No other holiday nurtures my soul like Thanksgiving, our one uniquely American day. It brings with it a confluence of so many things I love. To begin with, autumn has always been my favorite season. Having grown up in the Midwest it brought the beautiful turning of the leaves to brilliant reds and golds, a welcome chill in the air, and the smell of wood burning fires. It also marks the beginning of the Christmas holiday season, my second favorite time of the year. But most importantly, it represents a coming together of family and friends for a day of sharing, spending time together, and giving thanks for all those that we have in our lives, and for all that is available to us in this wonderful country. I ended up in this business because I love cooking for people. It brings me a level of joy and satisfaction that no other activity has ever provided to me so preparing turkey dinner, my absolute favorite meal of all, is one of the high points of each year for me.
I’ve made small periodic changes to the dinner I prepare each year, like doing one fried turkey and one roasted, but this is a meal I don’t like tinkering with. I’m a big Anthony Bourdain guy and in a recent piece he wrote about Thanksgiving he said “Why would I, in the name of ego-fueled creativity, mess with such reliable pleasures?”… well said. At JFAT we talk about many of our dishes as delivering ‘craveable’ flavors and nothing delivers these more than a traditional turkey dinner. In fact, the dinner that I’ve made for countless years is the same one we serve at all our locations each Thanksgiving day. I often get asked what my favorite dish is and my answer is simple… the stuffing.
James Beard was one of the first chefs that I admired and was inspired by. During the 50’s he was involved in bringing French food to the American middle class but eventually he became an outspoken champion of American cooking. In fact, he was the very first well-known chef/author to espouse the merits of our American melting pot cuisine. Julia Child summed up Beard’s personal life:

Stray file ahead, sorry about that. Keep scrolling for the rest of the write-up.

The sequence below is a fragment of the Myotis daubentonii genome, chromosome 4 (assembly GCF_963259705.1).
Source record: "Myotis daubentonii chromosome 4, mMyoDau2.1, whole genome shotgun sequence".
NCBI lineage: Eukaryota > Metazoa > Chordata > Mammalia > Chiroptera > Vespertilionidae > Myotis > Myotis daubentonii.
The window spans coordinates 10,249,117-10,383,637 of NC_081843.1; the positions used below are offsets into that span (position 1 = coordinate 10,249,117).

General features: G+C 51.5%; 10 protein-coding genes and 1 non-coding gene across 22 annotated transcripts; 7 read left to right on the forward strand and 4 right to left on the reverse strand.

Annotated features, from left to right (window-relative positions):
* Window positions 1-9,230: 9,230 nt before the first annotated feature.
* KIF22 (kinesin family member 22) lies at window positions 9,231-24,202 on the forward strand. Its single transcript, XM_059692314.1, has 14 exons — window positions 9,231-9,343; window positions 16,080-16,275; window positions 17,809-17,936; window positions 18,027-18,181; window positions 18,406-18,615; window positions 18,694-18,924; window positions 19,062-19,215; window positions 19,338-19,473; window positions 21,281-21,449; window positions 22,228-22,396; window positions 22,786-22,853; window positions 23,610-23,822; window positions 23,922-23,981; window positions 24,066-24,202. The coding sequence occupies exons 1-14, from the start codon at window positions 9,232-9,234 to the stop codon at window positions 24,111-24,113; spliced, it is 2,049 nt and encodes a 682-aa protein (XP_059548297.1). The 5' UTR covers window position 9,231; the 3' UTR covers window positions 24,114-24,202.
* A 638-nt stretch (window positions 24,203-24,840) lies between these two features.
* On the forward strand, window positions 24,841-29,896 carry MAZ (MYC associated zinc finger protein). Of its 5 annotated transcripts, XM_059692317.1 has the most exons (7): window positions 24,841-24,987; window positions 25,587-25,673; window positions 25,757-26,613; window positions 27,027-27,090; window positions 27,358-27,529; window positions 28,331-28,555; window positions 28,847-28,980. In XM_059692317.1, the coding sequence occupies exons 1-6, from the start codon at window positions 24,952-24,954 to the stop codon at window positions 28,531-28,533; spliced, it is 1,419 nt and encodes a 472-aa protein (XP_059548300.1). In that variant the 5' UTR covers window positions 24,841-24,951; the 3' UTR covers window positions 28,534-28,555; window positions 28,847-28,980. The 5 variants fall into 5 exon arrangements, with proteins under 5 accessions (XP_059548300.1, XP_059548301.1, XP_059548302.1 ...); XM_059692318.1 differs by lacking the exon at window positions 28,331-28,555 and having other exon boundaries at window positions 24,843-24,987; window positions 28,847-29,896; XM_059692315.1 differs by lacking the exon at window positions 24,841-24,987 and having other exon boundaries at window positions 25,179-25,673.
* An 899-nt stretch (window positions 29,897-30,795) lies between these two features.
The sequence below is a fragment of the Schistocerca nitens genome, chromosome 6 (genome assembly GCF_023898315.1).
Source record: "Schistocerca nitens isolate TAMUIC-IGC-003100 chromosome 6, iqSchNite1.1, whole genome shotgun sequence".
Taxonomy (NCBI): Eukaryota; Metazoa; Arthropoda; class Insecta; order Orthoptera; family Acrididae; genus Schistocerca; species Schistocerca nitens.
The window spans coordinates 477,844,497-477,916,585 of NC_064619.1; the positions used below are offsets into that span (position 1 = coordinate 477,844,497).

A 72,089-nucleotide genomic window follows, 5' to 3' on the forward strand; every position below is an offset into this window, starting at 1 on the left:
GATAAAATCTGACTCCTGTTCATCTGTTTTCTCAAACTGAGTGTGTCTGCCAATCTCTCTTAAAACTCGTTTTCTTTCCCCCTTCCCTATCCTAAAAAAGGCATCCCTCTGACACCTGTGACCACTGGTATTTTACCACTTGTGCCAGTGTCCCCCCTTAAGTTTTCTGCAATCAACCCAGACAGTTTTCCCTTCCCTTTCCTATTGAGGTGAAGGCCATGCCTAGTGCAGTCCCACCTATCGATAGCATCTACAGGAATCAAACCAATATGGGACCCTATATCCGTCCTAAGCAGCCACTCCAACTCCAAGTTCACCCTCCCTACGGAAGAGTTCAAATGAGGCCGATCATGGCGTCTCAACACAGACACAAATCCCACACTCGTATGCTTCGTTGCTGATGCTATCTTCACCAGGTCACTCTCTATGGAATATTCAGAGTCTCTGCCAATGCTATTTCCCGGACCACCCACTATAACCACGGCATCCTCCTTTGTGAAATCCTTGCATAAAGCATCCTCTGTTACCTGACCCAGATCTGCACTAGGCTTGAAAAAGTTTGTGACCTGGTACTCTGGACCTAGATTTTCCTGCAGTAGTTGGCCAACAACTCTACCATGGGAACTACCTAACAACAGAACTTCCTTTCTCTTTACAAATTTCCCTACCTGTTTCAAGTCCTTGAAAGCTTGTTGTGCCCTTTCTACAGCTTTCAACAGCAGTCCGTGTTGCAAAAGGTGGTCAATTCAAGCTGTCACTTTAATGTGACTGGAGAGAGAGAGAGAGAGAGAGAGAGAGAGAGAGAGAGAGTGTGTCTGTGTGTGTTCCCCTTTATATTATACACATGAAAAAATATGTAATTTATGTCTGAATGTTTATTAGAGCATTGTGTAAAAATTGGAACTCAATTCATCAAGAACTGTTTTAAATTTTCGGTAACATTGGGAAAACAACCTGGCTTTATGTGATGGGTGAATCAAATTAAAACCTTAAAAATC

“Beard was the quintessential American cook. Well-educated and well-traveled during his eighty-two years, he was familiar with many cuisines but he remained fundamentally American. An endearing and always lively teacher, he loved people, loved his work, loved gossip, loved to eat, loved a good time.”
American author and food journalist for the New York Times Mark Bittman described him in this way
“In a time when serious cooking meant French Cooking, Beard was quintessentially American, a Westerner whose mother ran a boardinghouse, a man who grew up with hotcakes, salmon and meatloaf in his blood.”
Ironic that my cooking path was so similar to his. Having first worked in European-style restaurants in Manhattan I was impressed by all things French, but soon after began to look for ways to employ their sensibilities and techniques to other cuisines. So yes, JFAT and I owe much to Beard and we are proud to carry on in the tradition that he created of celebrating the rich, regional cooking in this country, but putting our own spin on it so it becomes, as we say “comfort food for foodies.” When I came across what he called his ‘favorite Thanksgiving stuffing recipe’ I had a feeling I was in for a treat. Sure enough, when I made it for the first time, it became my favorite as well. It was actually quite simple consisting of very few ingredients, mainly homemade cornbread, shallots, fresh tarragon, pine nuts, lots of freshly ground black pepper, and copious amounts of melted butter. The first year I made it per his recipe and it was wonderful in its simplicity but the next year I decided to personalize it. I still used his basic recipe but have added apples, sausage and a couple more herbs for a little more flavor punch. For the last 25 years or so it’s been the only stuffing I’ve ever made for Thanksgiving.